The case went to trial the following year, but it ended in a hung jury. Feit ultimately pleaded no contest to a reduced charge of aggravated assault, a misdemeanor. He was fined $500 for the offense, The Dallas Morning News reported.
In the early 1960s, Feit stayed at a Trappist monastery in southwestern Missouri, and later at a religious order in New Mexico where he reportedly helped counsel child molesters.
In the 1970s, Feit left the priesthood for good. He married, became a father and settled in Arizona, where he worked for several years as an administrator and spokesman for a Catholic charity, the Rio Grande Valley's KRGV‑TV reported this week.
While Feit was moving on with his life, Garza's homicide had long gone cold. That is, until 2002, when a former priest came forward with new evidence in the case. The witness -– a former colleague of Feit's -– told police Feit had confessed to killing Garza in the years following the murder, according to Texas Monthly.
The witness reportedly told police Feit acknowledged he had heard Garza's confession on April 16, 1960, and afterwards restrained her and fondled her breasts.Feit allegedly told the witness he kept her in the rectory basement. She remained there until Easter Sunday, when Feit allegedly claimed he put a bag over her head and placed her in a bathtub, where she died.
Another former colleague related a similar story to police that same year. However, despite these revelations, then-Hidalgo County District Attorney Rene Guerra said there was not enough evidence to secure an indictment against Feit.
"There was nothing there," Guerra told The Brownsville Herald in 2002. "Can it be solved? Well, I guess if you believe that pigs can fly, anything is possible."
Reportedly under intense pressure from Garza's family, Guerra presented the case to a grand jury in March 2004. For reasons that remain unclear, neither of the witnesses who came forward in 2002 were called to testify, and the grand jury ultimately declined to indict Feit.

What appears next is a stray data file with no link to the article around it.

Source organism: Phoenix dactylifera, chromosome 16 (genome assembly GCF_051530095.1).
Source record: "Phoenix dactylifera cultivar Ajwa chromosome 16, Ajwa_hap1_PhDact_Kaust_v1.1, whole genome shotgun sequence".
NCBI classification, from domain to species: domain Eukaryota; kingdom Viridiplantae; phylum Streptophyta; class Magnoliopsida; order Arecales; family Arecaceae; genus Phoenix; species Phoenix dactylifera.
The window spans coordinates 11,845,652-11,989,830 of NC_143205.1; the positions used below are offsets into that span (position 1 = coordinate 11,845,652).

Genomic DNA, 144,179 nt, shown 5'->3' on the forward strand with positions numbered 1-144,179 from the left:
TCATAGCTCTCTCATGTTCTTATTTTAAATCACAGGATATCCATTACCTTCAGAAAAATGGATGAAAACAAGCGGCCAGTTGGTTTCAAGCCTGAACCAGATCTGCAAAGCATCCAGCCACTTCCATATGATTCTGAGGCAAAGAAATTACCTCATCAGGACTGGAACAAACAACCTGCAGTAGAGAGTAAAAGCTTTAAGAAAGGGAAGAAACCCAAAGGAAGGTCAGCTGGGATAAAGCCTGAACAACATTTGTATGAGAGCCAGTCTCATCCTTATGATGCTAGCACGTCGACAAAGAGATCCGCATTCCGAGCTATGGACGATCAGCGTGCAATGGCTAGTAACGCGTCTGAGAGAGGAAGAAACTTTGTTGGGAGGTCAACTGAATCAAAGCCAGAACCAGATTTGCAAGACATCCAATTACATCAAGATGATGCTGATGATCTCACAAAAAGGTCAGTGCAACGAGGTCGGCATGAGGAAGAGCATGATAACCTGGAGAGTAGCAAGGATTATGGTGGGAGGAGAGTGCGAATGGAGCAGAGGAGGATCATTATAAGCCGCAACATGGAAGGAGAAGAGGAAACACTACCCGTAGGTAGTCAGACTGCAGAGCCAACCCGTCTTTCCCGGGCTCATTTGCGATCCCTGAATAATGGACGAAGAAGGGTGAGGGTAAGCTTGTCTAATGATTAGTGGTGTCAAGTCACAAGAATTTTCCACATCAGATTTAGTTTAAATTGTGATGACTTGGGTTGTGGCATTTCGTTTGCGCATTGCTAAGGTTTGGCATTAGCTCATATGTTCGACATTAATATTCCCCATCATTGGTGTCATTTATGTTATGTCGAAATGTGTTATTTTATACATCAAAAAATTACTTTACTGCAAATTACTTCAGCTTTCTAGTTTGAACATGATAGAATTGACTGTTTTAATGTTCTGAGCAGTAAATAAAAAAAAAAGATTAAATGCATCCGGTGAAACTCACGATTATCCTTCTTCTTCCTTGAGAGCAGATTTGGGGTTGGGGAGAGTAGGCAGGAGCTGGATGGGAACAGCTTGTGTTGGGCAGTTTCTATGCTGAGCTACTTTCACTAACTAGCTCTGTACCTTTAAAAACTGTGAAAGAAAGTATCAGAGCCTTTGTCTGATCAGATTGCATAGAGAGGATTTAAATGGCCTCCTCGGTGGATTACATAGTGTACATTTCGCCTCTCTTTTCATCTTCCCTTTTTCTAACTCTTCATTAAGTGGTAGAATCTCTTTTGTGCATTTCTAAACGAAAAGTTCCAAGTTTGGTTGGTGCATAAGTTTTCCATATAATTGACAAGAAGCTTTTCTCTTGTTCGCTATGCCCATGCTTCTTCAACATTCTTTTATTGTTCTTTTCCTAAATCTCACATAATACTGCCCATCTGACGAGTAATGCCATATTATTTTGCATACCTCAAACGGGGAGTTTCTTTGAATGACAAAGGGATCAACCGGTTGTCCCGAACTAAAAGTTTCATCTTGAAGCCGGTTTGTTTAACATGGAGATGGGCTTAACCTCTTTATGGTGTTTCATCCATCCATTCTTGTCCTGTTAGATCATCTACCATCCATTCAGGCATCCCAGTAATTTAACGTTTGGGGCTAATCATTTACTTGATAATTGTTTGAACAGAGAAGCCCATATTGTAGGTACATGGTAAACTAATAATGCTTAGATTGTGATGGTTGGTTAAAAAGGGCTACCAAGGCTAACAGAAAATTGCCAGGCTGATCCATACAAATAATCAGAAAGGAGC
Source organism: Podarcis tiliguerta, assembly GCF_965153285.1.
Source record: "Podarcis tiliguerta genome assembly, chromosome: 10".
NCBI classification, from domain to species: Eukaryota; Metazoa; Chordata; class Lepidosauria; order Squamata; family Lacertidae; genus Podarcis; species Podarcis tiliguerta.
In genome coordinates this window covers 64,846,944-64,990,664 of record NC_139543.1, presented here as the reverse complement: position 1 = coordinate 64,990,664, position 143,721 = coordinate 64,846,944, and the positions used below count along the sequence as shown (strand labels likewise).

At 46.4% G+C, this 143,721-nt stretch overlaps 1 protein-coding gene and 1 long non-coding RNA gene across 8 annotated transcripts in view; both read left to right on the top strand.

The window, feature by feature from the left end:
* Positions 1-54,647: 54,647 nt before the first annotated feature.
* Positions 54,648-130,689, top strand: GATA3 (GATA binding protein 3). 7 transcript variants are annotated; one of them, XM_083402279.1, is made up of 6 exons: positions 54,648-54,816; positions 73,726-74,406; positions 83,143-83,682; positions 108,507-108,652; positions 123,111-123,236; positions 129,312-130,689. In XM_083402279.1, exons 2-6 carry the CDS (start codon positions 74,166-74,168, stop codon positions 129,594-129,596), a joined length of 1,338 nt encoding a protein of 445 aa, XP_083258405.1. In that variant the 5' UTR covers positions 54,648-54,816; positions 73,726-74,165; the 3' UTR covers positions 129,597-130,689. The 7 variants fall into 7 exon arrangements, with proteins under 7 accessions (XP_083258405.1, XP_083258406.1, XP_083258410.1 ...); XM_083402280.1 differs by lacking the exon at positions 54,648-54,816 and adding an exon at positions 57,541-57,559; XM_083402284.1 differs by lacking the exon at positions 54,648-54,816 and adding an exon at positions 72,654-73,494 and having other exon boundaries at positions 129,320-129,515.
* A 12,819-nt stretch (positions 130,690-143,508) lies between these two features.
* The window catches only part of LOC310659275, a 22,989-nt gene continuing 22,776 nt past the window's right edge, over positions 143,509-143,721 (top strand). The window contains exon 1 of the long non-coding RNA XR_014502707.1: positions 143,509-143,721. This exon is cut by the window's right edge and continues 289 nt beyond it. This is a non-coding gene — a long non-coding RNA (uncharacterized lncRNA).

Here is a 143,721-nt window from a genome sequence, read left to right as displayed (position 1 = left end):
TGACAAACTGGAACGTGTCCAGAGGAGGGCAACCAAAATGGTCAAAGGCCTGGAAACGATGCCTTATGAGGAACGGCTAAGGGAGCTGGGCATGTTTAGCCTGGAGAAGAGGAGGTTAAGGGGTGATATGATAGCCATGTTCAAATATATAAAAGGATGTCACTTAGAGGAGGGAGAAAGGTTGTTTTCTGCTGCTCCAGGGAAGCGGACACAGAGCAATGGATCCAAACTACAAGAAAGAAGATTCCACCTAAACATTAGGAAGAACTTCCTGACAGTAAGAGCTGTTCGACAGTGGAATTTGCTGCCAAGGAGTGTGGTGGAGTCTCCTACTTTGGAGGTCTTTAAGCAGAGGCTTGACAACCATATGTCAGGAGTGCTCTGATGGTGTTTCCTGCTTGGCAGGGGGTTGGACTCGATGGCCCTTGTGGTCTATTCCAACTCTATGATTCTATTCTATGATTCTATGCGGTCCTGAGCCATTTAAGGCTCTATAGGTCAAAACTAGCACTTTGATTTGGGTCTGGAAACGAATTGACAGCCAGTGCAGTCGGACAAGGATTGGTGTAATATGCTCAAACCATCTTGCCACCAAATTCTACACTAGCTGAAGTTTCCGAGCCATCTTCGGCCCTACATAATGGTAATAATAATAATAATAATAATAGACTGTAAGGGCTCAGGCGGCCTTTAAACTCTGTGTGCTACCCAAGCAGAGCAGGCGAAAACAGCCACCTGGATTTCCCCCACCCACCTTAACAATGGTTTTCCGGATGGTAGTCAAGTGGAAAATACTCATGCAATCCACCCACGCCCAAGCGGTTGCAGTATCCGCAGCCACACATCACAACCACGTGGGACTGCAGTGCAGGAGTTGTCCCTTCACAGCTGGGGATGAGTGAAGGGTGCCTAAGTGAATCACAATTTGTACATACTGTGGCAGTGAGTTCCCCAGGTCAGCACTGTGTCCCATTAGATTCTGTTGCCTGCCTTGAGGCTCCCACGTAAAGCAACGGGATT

"We were accusing a priest that – in those days priests were infallible, " Garza's cousin, Lynda De La Vina, who was 9 years old at the time, told CNN.
The case quickly went cold again and remained relatively untouched until 2014, when newly elected District Attorney Ricardo Rodriguez ousted Guerra from office after promising supporters he would re-examine the case.
Guerra kept his promise and earlier this month presented the case to a second grand jury. The panel's decision to indict Feit in connection with Garza's murder was made public late Tuesday, after authorities in Arizona arrested the now 83-year-old former priest at his Scottsdale apartment.
According to The Monitor newspaper in McAllen, Texas, Feit was arraigned on charges of first-degree murder before a judge in Maricopa County, Arizona, on Wednesday afternoon. The indictment, which was unsealed during the proceeding, reportedly states Feit caused the death of Garza by asphyxiation.
Feit indicated he will fight extradition to Texas.
"My instinct is to fight extradition," Feit told the judge, according to The Monitor. "This whole thing makes no sense because the crime in question took place in 1960."
Hidalgo County District Attorney Ricardo Rodriguez Jr. said Feit's arrest is "the first step in providing justice for the murder" of Garza.
"After nearly 56 years, Ms. Garza's family and our community will finally see that justice is served," Rodriguez said in a statement provided to The Huffington Post on Wednesday. "We will elaborate further with additional details once we have completed the extradition process."
For now, Feit is being held in an Arizona jail in lieu of $750,000 bail. He is expected to appear in court again on Feb. 24.